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Netgear fixed authentication bypass vulnerabilities in its switchboards

Network equipment manufacturer Netgear has patched three vulnerabilities in several of its switchboard models. Bugs allowed attackers to bypass authentication and completely take control of devices.

The vulnerabilities were codenamed Demon’s Cries, Draconian Fear and Seventh Inferno. They were found by a Polish cybersecurity researcher known as Gynvael Coldwind. The expert has already published a detailed description of the problems and PoC exploits for Demon’s Cries and Draconian Fear on his blog, and the details of the third bug, Seventh Inferno, will be released next Monday, on September 13th.

The most serious of the three problems is considered to be the Demon’s Cries vulnerability, which scored 9.8 out of 10 on the CVSS scale. This vulnerability can be exploited to bypass initial authentication and change the administrator account password on vulnerable switches.

Fortunately, not all switchboards are vulnerable, as the problem was found in the SCC Control web panel (NETGEAR Smart Control Center), which is disabled by default. However, if SCC Control is enabled, the error can lead to a “complete compromise of the device,” warns the researcher.

Initially, the expert tested the bug on Smart Managed Pro Switch Netgear GS110TPV3, but now the device manufacturer has confirmed that Demon’s Cries and Draconian Fear affect other devices, the list of which can be seen below.

  1. GC108P (vulnerabilities fixed in firmware 1.0.8.2)
  2. GC108PP (vulnerabilities fixed in firmware 1.0.8.2)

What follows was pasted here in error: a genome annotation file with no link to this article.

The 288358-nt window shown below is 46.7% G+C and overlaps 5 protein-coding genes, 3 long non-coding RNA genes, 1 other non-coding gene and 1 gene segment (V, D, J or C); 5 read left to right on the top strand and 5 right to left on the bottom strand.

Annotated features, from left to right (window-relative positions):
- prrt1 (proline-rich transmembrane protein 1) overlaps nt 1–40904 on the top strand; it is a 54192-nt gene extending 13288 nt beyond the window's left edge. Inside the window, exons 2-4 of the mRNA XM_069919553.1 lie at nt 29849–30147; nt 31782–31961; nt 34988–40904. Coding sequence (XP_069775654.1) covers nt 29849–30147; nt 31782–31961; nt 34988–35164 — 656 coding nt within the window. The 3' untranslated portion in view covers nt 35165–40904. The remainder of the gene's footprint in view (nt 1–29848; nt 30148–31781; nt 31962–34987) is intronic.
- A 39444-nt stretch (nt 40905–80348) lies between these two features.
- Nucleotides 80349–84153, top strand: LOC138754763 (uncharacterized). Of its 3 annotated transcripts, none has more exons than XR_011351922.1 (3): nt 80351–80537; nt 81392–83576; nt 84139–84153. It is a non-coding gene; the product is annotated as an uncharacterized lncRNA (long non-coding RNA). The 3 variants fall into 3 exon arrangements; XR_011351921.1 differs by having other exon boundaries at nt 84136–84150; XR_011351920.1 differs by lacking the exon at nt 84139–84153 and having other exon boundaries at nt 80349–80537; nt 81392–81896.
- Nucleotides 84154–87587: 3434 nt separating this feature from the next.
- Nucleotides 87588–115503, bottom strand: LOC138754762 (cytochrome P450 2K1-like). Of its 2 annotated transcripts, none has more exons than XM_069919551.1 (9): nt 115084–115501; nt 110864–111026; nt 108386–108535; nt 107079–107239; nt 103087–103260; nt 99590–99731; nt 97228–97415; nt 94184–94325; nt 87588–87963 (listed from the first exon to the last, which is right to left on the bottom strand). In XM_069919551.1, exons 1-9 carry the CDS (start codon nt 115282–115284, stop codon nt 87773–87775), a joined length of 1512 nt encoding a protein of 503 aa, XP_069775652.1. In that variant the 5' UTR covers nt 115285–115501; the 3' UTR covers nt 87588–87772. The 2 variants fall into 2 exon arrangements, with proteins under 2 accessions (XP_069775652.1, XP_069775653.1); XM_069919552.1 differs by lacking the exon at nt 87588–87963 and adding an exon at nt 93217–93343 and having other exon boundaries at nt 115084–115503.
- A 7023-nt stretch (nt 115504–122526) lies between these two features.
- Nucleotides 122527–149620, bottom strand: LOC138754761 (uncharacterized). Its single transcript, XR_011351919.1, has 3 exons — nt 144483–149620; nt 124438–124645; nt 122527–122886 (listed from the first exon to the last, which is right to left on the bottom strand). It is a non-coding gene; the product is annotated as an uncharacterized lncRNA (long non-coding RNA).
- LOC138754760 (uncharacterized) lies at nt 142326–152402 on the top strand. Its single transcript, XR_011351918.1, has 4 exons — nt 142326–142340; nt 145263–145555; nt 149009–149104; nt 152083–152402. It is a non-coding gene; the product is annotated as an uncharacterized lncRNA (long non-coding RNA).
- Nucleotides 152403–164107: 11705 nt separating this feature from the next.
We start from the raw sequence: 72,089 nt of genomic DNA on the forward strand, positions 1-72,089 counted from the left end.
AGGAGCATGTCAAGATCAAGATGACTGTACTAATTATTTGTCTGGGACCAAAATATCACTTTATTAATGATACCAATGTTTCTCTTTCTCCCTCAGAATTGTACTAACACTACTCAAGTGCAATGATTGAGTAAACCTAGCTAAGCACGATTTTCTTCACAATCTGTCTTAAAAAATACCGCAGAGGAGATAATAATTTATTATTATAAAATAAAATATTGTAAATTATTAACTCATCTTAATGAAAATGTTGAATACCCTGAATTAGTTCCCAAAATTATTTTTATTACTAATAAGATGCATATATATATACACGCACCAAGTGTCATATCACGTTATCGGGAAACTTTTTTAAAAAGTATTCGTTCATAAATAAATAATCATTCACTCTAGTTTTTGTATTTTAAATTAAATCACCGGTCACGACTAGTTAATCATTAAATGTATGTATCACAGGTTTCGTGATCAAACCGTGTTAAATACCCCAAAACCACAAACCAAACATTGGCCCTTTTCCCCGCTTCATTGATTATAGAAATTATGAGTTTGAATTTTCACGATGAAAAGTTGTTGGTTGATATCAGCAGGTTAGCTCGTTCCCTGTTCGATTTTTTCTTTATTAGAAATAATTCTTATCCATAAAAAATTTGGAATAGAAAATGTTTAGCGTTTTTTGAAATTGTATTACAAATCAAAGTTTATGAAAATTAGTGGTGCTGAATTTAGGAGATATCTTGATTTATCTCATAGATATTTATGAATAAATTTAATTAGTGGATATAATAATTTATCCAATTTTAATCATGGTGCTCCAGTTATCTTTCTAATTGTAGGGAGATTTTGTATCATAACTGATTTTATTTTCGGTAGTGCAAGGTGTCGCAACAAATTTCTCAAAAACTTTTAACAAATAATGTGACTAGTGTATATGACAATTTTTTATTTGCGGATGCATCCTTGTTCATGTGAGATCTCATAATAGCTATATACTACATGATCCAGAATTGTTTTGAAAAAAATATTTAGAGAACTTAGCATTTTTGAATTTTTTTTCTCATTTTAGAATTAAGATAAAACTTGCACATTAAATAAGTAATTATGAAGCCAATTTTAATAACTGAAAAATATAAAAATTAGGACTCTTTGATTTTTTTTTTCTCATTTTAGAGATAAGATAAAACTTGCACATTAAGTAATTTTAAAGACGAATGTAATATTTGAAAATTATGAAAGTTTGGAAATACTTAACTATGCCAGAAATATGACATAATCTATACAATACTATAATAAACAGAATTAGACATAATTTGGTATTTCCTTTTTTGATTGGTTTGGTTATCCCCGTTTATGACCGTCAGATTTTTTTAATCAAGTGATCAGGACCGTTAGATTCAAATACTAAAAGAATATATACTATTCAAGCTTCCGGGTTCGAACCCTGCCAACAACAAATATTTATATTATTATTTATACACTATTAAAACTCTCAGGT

3. GS108Tv3 (vulnerabilities fixed in firmware 7.0.7.2)
  4. GS110TPP (vulnerabilities fixed in firmware 7.0.7.2)
  5. GS110TPv3 (vulnerabilities fixed in firmware 7.0.7.2)
  6. GS110TUP (vulnerabilities fixed in firmware 1.0.5.3)
  7. GS308T (vulnerabilities fixed in firmware 1.0.3.2)
  8. GS310TP (vulnerabilities fixed in firmware 1.0.3.2)
  9. GS710TUP (vulnerabilities fixed in firmware 1.0.5.3)
  10. GS716TP (vulnerabilities fixed in firmware 1.0.4.2)
  11. GS716TPP (vulnerabilities fixed in firmware 1.0.4.2)
  12. GS724TPP (vulnerabilities fixed in firmware 2.0.6.3)
  13. GS724TPv2 (vulnerabilities fixed in firmware 2.0.6.3)
  14. GS728TPPv2 (vulnerabilities fixed in firmware 6.0.8.2)
  15. GS728TPv2 (vulnerabilities fixed in firmware 6.0.8.2)
  16. GS750E (vulnerabilities fixed in firmware 1.0.1.10)
  17. GS752TPP (vulnerabilities fixed in firmware 6.0.8.2)
  18. GS752TPv2 (vulnerabilities fixed in firmware 6.0.8.2)
  19. MS510TXM (vulnerabilities are fixed in firmware 1.0.4.2)
  20. MS510TXUP (vulnerabilities are fixed in firmware 1.0.4.2)
The Draconian Fear vulnerability can also be used to bypass authentication, but is considered less serious (7.8 on the CVVS scale). The fact is that this error can only be exploited to intercept the sessions of the logged in administrator and the attack must be carried out from the IP address of this administrator himself.

Let me remind you that we also talked about the fact that 79 Netgear router models contain critical vulnerability, and also that More than 40 Netgear routers will not receive RCE bug patches.

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Daniel Zimmermann

Daniel Zimmermann has been writing on security and malware subjects for many years and has been working in the security industry for over 10 years. Daniel was educated at the Saarland University in Saarbr├╝cken, Germany and currently lives in New York.

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